Chance chat led to teaching adventure for Linda
Signing up for a cookery class took an unexpected turn for one Teesdale resident. Senior Reporter Stuart Laundy spoke to Linda Oxby about her adventures in Burma
TEESDALE’S Linda Oxby has spent much of the winter in Myanmar – formerly Burma – volunteering at a summer school which caters for hundreds of children in the area she was staying.
Linda was with her husband Chris, who was working as a hot air balloon pilot at the Inle Lake tourist area, some 150 miles north east of the capital Naypyidaw.
Having heard about a restaurant which offered classes in the local cuisine from one of her husband's fellow flyers, she went along to find out more.
She discovered that not only did the Bamboo Delight host cookery courses, but its owners use some of the proceeds to run an annual English summer school for local children which relies on the help of volunteers.
Intrigued, but with no background in teaching, Linda, 53, a former accounts clerk who now works as a retail assistant at the Mercury shop, in Barnard Castle, offered to help out in any way she could. Working alongside a volunteer teacher from Brazil, Linda spent several weeks helping with a range of activities for the children, aged from five to 14.
“The children have a long period of holidays during February and March time and what the summer school does is very different to mainstream education there,” she said. “The children’s normal schooling in very structured. A lot of what we did was building self confidence and providing new experiences.
“To start with, the children were very shy and nervous, but it only took a couple of days to break the ice.
“A lot of them had not seen a colouring pencil. Some had never been out of their street.
“We always had one day a week when we used to visit different things. We went to a museum, on the lake and took them on a train.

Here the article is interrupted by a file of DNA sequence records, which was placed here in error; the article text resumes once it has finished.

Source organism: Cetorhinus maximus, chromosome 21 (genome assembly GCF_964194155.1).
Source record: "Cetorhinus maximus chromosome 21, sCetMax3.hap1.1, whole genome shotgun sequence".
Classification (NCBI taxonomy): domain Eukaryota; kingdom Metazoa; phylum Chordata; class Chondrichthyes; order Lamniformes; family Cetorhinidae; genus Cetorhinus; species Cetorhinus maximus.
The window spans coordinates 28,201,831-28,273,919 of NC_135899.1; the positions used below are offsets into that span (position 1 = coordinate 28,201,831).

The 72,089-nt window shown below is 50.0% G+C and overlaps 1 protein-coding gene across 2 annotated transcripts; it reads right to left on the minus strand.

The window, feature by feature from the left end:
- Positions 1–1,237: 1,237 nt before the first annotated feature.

“There was always an environmental day, which could be anything from the importance of hygiene to the use of plastics. They don’t have a waste system like we do, so a lot of plastic is just dumped and washed away.
“They learned first aid and arranged for some people from the university in the capital to come down to work with the children.”
The youngsters also had access to a library of English language books.
The summer school is open to all children, although those families which could afford to paid the equivalent of £2 for the children to attend for the entire duration of the holidays.
As well as all the activities, children receive summer school T-shirts and caps.
“There were other supporters who would donate their time, or businesses that would help. For example, one gave us hundreds of oranges for the children,” added Linda. The charity which runs the summer school and library – Hand to Hand Foundation – was set up by local couple Pu Sue and her husband Leslie in 2013, the same time they launched cookery classes.
Pu Sue had worked in the tourist industry, while her husband is an experienced chef and after four years of running the Bombay Delight Cookery School, they expanded the business and opened a restaurant.
Pu Sue said: “We care about the community we live in and consider our neighbours a part of our big family.
“This is why we always try to help the people around us as much as we can. We use 15 per cent from very cooking class to fund our summer school and library project and depend on volunteers to teach English to the kids.
“We’re always happy to accept any kind of help, no matter your skills – the kids love to learn all kinds of different things, from sports and music to arts and crafts.”
Now back home in Bowes, Linda said helping out at the summer school had been an unforgettable experience, capped by a special thank-you from the children on her final day.
“It was fantastic. I would go back out there in a heartbeat,” she said.
“The best bits were seeing the children’s faces and their delight in the new experiences they shared and the fact they had achieved something.
“They would be beaming from ear to ear.”